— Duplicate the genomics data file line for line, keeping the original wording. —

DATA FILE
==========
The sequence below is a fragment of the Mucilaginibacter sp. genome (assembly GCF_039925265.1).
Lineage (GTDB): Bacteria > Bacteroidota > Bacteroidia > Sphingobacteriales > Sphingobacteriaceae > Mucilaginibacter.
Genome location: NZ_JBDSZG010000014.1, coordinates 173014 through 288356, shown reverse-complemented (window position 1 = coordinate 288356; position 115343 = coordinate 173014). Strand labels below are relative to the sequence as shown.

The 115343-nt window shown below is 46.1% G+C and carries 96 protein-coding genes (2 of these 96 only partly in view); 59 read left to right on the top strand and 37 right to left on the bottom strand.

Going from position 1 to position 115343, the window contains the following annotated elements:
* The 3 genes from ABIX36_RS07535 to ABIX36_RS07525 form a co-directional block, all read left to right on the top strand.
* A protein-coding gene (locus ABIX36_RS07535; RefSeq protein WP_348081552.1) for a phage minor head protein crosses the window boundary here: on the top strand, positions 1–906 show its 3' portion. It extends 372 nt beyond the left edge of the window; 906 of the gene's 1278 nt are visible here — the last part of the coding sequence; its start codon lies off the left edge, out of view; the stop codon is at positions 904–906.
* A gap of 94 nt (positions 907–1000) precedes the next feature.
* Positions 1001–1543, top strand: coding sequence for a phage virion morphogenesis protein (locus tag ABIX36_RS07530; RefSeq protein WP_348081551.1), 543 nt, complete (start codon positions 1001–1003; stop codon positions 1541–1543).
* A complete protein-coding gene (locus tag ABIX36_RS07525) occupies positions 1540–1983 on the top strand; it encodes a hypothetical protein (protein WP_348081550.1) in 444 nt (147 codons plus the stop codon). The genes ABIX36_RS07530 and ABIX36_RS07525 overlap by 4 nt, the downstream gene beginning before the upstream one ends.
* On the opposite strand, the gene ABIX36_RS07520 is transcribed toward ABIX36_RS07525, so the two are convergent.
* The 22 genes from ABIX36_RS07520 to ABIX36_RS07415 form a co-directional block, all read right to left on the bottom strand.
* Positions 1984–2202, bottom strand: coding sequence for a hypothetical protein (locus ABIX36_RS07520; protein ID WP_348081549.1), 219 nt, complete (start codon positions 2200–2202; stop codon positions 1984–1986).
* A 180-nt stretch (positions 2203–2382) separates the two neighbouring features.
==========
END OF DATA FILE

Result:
The sequence below is a fragment of the Mucilaginibacter sp. genome (assembly GCF_039925265.1).
Lineage (GTDB): Bacteria > Bacteroidota > Bacteroidia > Sphingobacteriales > Sphingobacteriaceae > Mucilaginibacter.
Genome location: NZ_JBDSZG010000014.1, coordinates 173014 through 288356, shown reverse-complemented (window position 1 = coordinate 288356; position 115343 = coordinate 173014). Strand labels below are relative to the sequence as shown.

The 115343-nt window shown below is 46.1% G+C and carries 96 protein-coding genes (2 of these 96 only partly in view); 59 read left to right on the top strand and 37 right to left on the bottom strand.

Going from position 1 to position 115343, the window contains the following annotated elements:
* The 3 genes from ABIX36_RS07535 to ABIX36_RS07525 form a co-directional block, all read left to right on the top strand.
* A protein-coding gene (locus ABIX36_RS07535; RefSeq protein WP_348081552.1) for a phage minor head protein crosses the window boundary here: on the top strand, positions 1–906 show its 3' portion. It extends 372 nt beyond the left edge of the window; 906 of the gene's 1278 nt are visible here — the last part of the coding sequence; its start codon lies off the left edge, out of view; the stop codon is at positions 904–906.
* A gap of 94 nt (positions 907–1000) precedes the next feature.
* Positions 1001–1543, top strand: coding sequence for a phage virion morphogenesis protein (locus tag ABIX36_RS07530; RefSeq protein WP_348081551.1), 543 nt, complete (start codon positions 1001–1003; stop codon positions 1541–1543).
* A complete protein-coding gene (locus tag ABIX36_RS07525) occupies positions 1540–1983 on the top strand; it encodes a hypothetical protein (protein WP_348081550.1) in 444 nt (147 codons plus the stop codon). The genes ABIX36_RS07530 and ABIX36_RS07525 overlap by 4 nt, the downstream gene beginning before the upstream one ends.
* On the opposite strand, the gene ABIX36_RS07520 is transcribed toward ABIX36_RS07525, so the two are convergent.
* The 22 genes from ABIX36_RS07520 to ABIX36_RS07415 form a co-directional block, all read right to left on the bottom strand.
* Positions 1984–2202, bottom strand: coding sequence for a hypothetical protein (locus ABIX36_RS07520; protein ID WP_348081549.1), 219 nt, complete (start codon positions 2200–2202; stop codon positions 1984–1986).
* A 180-nt stretch (positions 2203–2382) separates the two neighbouring features.